Today is World Suicide Prevention Day, a day when nations commit to act to prevent suicide in their communities and among their people. Since 2003, the International Association for Suicide Prevention (IASP) has collaborated with the World Health Organization (WHO) and other national stakeholders to hold awareness events to mark the day.
10th September 2020 however may not be like the other years where stakeholders in suicide prevention have held big events to create awareness on suicide. This time, the call for investment is deafening. Doomsday looms. Governments have a responsibility to act now or forever have the blood of its many suicidal citizens on their heads.
COVID-19 pandemic is now the most severe and publicized human crises in recent history and will leave a deadly trail of despair and hopelessness. As of September 8, 2020, the global burden of COVID-19 has exceeded 27.3 million cases and 893,005 deaths. The International Labour Organization recently reported that more than 1.6 billion jobs could be affected overall, with over 700,000 already lost as at May 2020 due to the COVID-19 outbreak. Understandably, governments and medical professionals are focused on taking care of individuals who are very sick, while containing the coronavirus' spread in the general population. What we have failed to do, is give the needed attention to the mental health consequences of the COVID-19 crisis.
Rise in distress levels
A recent report from the WHO indicates that the impact of the pandemic on people's mental health is extremely concerning, as social isolation, fear of contagion, and loss of family members is compounded by the distress caused by loss of income and jobs. There is rising global levels of depression and anxiety. A study in Ethiopia, in April 2020, reported a 3-fold increase in the prevalence of symptoms of depression compared to estimates from before the pandemic.
Other studies have reported significant increases in symptoms of anxiety, distress, and risk of post-traumatic stress disorder in students and health professionals. These stress-related psychiatric conditions including mood and substance use disorders are associated with suicidal behaviour. Survivors of COVID-19 have had to endure stigma. It is certainly undisputed that the COVID-19 crisis may spark a rise in suicide cases particularly after the pandemic. The mental health consequences of this disease are likely to be present for a long time. All these pointers warn of an impending danger if we do not act quickly enough. In Ghana we are seeing more mental health cases at the hospitals and more midnight calls for help against suicides.
The United Nations recently issued a policy brief on the COVID-19 pandemic which highlights the need to urgently increase investment in services for mental health or risk a massive increase in mental health conditions in the coming months.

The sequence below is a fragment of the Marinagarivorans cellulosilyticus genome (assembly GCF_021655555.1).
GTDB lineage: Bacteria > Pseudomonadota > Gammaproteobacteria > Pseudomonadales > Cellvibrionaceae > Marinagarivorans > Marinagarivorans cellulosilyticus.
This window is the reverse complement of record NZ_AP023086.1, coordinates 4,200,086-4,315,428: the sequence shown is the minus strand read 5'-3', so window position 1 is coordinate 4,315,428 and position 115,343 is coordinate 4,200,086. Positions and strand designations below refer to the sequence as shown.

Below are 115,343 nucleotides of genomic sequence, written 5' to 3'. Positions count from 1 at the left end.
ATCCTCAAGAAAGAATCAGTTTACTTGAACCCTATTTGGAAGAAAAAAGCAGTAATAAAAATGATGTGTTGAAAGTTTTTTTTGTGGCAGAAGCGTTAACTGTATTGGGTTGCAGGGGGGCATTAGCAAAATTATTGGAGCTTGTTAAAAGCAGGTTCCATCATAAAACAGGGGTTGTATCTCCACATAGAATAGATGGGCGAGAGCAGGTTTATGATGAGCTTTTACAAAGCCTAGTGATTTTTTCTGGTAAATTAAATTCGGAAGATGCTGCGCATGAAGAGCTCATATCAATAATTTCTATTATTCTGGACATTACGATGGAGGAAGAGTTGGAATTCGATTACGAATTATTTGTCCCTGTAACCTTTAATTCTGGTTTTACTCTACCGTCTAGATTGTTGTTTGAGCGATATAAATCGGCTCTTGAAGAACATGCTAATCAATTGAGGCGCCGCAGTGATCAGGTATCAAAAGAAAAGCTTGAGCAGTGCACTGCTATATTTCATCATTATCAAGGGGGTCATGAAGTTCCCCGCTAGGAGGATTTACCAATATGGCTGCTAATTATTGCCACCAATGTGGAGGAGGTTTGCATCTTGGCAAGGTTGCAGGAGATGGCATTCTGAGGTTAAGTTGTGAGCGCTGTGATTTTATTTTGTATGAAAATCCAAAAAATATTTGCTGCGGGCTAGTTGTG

Averting the situation
To forestall the possible increase in rates of suicide in our nation, it is imperative that national leaders turn their attention to mental health and make adequate investments in the area. These investments should be able to shore up and make accessible psychosocial support systems to everyone living in any part of the nation. This can be achieved when district and sub-district mental health structures are strengthened. There should also be traditional and social media campaigns to promote mental health and reduce distress. Such levels of distress could result in suicide.
There should be investments in research, considering the fact that the corona virus disease is a novel disease with still little known about it. Commencing research into the mental health consequences of the COVID-19 pandemic is now more than needed.
Mental health investment
The effect of Covid-19 and its anticipated consequences to health, specifically mental health and the economy generally is presenting the government of Ghana yet another real opportunity to lead the continent. Ghana needs to ensure adequate and sustained funding for mental health services. The Mental Health Act lays out the legislative framework for a levy and tasks the finance minister to set up this resource to fund mental health services through parliament. This is the time to get that levy established.
Eight years into the passage of the Mental Health Act 2012, (Act 846), it is time the nation wrote its name in the annals of world history as having proactively acted to avert a swoop of suicides in the land. It is time to invest convincingly in community-based mental health services so people can access psychosocial support in these times of social and economic hardships of an unwelcome virus. Let us all add our voice to this call.
Head of Communications
Mental Health Authority